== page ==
One day a fellow noticed that there was a straggly looking dog hanging around his property. The dog had no identification, so the man tried to shoo it away, hoping that it would go back home. The dog kept coming back, so the man decided to call the local dog pound to come and take the dog away. The dog catcher happened to be on vacation, so the man was told that it would be the next week before anyone could come for the dog. He said that would be fine.
In the meantime, the man didn’t want the dog to be hungry, so he bought some dog food and fed the grateful critter.
That evening it started to rain, and the soaking wet dog looked so pitiful that the man went out into the pouring rain and opened up a small building in his back yard so the dog could come inside and get dry. The next day the man put a box and an old blanket in the building to give the dog a bed to sleep in.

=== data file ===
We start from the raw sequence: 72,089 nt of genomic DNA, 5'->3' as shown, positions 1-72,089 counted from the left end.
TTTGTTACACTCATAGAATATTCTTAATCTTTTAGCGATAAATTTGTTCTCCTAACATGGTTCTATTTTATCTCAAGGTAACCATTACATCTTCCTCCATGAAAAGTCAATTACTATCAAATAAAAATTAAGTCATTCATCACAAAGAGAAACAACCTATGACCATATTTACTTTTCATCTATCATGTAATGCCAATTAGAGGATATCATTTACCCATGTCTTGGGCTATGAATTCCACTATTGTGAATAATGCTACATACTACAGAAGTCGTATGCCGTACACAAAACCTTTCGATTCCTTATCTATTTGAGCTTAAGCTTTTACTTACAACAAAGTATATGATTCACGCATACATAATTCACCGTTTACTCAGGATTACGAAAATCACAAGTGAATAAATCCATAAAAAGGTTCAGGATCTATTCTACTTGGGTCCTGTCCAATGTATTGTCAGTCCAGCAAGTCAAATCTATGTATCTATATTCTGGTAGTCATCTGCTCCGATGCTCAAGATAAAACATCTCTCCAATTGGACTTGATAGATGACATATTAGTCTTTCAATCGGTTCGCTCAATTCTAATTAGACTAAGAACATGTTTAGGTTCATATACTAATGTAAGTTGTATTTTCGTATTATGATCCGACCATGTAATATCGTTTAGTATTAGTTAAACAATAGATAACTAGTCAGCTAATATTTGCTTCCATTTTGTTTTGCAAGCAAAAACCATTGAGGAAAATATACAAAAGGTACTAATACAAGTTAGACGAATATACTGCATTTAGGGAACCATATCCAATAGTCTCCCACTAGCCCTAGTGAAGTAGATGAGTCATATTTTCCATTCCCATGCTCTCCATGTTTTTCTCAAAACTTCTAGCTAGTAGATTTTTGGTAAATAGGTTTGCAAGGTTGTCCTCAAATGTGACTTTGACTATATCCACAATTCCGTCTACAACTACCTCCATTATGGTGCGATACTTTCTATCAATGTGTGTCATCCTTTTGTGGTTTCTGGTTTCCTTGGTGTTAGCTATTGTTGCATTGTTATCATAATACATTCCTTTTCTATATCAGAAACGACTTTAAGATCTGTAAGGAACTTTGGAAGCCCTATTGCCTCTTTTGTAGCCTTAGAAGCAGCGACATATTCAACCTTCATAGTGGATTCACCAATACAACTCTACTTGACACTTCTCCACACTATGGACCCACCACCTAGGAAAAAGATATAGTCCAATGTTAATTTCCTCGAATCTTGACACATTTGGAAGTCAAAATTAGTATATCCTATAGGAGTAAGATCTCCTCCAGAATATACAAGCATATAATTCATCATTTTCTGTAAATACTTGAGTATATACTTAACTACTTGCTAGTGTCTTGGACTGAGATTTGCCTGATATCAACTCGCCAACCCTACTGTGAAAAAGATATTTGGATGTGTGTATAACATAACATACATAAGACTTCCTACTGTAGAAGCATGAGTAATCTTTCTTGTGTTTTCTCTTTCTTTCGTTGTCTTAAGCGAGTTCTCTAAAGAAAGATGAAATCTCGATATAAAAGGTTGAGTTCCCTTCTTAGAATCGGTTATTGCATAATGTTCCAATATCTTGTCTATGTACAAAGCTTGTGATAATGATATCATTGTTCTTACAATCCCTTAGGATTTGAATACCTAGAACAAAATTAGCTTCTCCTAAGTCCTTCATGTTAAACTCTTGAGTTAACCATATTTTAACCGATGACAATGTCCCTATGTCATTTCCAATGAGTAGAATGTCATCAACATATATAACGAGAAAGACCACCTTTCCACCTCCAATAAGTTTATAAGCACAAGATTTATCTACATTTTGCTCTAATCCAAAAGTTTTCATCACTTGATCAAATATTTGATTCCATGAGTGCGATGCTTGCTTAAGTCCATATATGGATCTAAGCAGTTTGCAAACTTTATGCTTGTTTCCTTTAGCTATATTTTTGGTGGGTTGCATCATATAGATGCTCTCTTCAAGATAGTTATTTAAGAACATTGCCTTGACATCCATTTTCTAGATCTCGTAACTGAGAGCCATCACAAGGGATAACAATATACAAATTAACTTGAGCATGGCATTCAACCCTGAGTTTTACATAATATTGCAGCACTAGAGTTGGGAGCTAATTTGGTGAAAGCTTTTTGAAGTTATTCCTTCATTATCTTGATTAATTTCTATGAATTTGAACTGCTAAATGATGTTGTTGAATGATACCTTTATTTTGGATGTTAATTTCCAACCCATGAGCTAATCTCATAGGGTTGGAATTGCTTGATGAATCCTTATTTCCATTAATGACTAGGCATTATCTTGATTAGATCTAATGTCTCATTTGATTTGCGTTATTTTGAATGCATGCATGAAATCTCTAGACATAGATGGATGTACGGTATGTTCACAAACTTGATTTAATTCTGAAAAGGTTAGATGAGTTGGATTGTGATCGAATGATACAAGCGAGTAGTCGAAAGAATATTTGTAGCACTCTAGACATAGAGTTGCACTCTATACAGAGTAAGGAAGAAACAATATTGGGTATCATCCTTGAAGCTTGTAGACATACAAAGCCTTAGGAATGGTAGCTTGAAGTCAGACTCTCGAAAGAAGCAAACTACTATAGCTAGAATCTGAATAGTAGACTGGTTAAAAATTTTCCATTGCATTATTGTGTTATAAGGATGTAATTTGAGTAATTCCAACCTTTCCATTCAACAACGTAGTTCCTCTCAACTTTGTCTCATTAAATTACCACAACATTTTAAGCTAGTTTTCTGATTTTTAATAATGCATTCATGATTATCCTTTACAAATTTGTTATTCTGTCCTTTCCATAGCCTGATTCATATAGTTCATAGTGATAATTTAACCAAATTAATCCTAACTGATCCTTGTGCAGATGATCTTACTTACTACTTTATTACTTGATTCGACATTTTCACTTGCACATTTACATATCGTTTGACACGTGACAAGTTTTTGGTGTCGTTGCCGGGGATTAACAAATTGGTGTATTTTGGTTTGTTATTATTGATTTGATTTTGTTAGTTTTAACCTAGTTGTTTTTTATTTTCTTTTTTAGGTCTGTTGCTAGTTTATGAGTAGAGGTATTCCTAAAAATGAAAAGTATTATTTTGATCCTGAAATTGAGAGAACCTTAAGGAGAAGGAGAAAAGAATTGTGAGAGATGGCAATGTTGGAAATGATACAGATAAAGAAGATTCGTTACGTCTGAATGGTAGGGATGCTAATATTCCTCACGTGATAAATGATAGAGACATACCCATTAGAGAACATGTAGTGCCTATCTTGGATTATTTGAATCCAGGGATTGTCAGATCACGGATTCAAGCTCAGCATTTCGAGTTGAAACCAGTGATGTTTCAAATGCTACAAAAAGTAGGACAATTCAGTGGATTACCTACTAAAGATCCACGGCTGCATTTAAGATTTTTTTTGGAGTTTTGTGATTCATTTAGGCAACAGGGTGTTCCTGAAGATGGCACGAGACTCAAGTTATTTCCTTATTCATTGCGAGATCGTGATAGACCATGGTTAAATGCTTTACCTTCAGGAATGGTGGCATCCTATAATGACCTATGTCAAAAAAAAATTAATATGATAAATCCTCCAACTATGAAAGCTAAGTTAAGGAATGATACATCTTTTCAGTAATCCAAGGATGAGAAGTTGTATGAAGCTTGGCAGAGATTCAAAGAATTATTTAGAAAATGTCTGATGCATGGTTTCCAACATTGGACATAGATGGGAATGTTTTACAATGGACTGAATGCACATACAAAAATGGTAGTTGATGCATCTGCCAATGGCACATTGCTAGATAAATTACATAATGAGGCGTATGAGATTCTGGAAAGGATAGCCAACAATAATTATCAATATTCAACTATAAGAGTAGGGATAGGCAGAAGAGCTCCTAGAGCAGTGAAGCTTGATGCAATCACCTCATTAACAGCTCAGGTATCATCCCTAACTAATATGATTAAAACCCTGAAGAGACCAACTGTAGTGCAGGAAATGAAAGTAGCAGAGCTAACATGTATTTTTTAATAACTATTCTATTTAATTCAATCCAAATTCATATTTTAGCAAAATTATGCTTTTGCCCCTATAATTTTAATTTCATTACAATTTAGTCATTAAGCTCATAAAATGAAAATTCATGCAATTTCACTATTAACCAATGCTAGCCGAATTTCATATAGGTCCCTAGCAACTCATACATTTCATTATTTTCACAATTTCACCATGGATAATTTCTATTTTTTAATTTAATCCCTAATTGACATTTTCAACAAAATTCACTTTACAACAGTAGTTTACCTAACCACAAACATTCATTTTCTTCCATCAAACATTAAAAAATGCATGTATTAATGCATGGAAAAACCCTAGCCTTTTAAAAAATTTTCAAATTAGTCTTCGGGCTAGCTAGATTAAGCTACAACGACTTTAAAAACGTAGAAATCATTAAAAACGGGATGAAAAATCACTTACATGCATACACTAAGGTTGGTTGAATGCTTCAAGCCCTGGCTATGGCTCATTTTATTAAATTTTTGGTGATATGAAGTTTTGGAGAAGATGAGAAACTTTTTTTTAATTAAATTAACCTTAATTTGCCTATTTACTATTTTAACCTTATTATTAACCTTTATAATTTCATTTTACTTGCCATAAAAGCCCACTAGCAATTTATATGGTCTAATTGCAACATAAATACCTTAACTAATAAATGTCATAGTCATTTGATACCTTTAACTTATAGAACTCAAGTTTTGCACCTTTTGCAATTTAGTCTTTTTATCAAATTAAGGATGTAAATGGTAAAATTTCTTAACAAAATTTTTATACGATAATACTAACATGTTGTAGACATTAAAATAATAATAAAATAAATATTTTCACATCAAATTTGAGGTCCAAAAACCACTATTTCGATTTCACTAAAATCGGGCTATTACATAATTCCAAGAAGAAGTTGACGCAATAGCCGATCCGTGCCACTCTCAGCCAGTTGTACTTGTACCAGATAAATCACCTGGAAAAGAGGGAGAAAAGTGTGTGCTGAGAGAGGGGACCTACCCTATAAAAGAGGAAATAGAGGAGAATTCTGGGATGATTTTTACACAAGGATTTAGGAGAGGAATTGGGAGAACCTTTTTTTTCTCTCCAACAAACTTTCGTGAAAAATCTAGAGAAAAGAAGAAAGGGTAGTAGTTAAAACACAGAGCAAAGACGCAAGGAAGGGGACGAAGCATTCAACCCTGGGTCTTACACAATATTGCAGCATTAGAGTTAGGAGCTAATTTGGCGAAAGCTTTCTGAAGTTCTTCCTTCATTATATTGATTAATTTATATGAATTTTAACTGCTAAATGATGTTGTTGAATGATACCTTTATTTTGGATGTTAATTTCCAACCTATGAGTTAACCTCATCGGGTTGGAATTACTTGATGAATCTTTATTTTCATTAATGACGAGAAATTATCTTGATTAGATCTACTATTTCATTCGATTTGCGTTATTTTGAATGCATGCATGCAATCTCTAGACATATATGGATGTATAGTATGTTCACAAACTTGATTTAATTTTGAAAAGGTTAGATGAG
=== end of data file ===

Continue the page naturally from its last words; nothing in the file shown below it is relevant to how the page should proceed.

When the dog pound called the next week to set up an appointment to come and get the dog, the man said, “Don’t bother. I have changed my mind. I am keeping the dog.” He took the dog to the vet for its shots and went to the pet store to purchase all the supplies he needed to give the dog a happy life.
Seven years later, when the dog died, the man cried and cried.
What changed to make the man love that dog? The dog didn’t change. Not one bit. It was the man’s attitude toward the dog that changed. And his attitude changed when he started doing things for the dog. His acts of kindness and the money that he spent on the dog changed the way that he felt toward the creature.
This same principle holds true for our relationships with people. Some people are difficult to love, yet we are commanded to love everyone. Our attitude will change when we start treating people with love. The proper actions will lead to the proper attitude and help us to be more loving toward others. This principle has saved marriages and healed broken friendships.
Try it! You might be surprised to learn how well it works.
“Above all, love each other deeply, because love covers over a multitude of sins.”—1 Peter 4:8.